Science Experiments

Catch the Fizz from Soda Pop

Photos by Guy Cali Associates, Inc.

Do this activity outside—it might get messy.

Catch the Fizz from Soda Pop

What You'll Need:

  • a bottle of clear soda pop
  • table salt
  • a toy balloon

What to Do:

  1. Open the bottle and hold the opening to your ear. Can you hear the soda fizzing?
  2. Pour about a teaspoon of salt into the balloon.
  3. Have a friend hold the bottle steady while you stretch the mouth of the balloon over the top of the bottle. (Don't let any salt go into the bottle yet.)
  4. Tightly hold the mouth of the balloon in place while you lift the other end to let the salt go into the soda pop.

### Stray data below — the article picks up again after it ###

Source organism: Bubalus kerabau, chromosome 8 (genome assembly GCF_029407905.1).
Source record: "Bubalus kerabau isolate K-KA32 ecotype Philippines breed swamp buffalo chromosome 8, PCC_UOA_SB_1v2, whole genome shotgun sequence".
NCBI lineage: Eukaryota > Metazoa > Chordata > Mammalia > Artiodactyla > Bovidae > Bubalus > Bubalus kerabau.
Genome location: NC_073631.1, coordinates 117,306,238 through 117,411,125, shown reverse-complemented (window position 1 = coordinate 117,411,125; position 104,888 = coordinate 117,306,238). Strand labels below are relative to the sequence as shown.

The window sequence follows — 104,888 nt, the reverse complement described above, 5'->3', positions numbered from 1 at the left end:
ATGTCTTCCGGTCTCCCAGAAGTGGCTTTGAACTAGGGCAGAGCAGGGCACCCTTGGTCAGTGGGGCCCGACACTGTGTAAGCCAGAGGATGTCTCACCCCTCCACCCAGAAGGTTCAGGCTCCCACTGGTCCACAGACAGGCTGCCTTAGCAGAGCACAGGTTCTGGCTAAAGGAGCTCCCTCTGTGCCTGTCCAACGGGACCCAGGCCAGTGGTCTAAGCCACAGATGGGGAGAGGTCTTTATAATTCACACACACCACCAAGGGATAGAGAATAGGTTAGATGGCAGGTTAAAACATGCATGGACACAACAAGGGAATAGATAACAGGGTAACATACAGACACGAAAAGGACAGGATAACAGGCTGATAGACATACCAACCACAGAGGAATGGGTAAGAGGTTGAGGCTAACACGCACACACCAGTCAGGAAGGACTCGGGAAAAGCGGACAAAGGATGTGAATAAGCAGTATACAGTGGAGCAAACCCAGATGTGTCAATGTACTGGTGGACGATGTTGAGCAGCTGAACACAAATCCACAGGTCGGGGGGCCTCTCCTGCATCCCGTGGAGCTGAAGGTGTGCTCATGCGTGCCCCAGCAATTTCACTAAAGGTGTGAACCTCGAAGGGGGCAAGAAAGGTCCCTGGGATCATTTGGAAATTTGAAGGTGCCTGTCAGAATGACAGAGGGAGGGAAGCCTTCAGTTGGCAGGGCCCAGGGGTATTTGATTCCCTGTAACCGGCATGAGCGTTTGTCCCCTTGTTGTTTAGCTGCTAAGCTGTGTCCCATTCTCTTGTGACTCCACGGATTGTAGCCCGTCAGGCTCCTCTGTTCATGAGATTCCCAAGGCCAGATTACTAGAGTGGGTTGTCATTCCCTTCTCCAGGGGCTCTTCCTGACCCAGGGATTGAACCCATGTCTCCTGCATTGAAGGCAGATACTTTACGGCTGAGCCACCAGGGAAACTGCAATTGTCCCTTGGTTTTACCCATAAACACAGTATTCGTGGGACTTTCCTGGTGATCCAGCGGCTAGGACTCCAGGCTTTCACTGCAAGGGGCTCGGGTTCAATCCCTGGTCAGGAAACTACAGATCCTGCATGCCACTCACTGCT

5. Watch what happens.

How It Works:

Catch the Fizz from Soda Pop

The fizz comes from carbon dioxide gas, which is dissolved into the drink. When you opened the bottle, the gas began to come out slowly. Tiny popping bubbles made a fizzing sound.

When you put salt into the soda, a lot of gas was released at once. On the rough, pointy edges of the salt grains, the gas was able to form bubbles much faster than usual.

You may have seen this fast bubbling before, if you ever dropped a soda pop and then opened it right away. Why did soda spurt out?

Soda pop contains tiny bits of material. Like salt grains, they have edges and points where bubbles can form. The bits settle to the bottom of the bottle, where they have little effect.

Dropping the bottle mixes the bits throughout the drink, where they act the way salt does. As you have seen, that can release a lot of fizz all at once.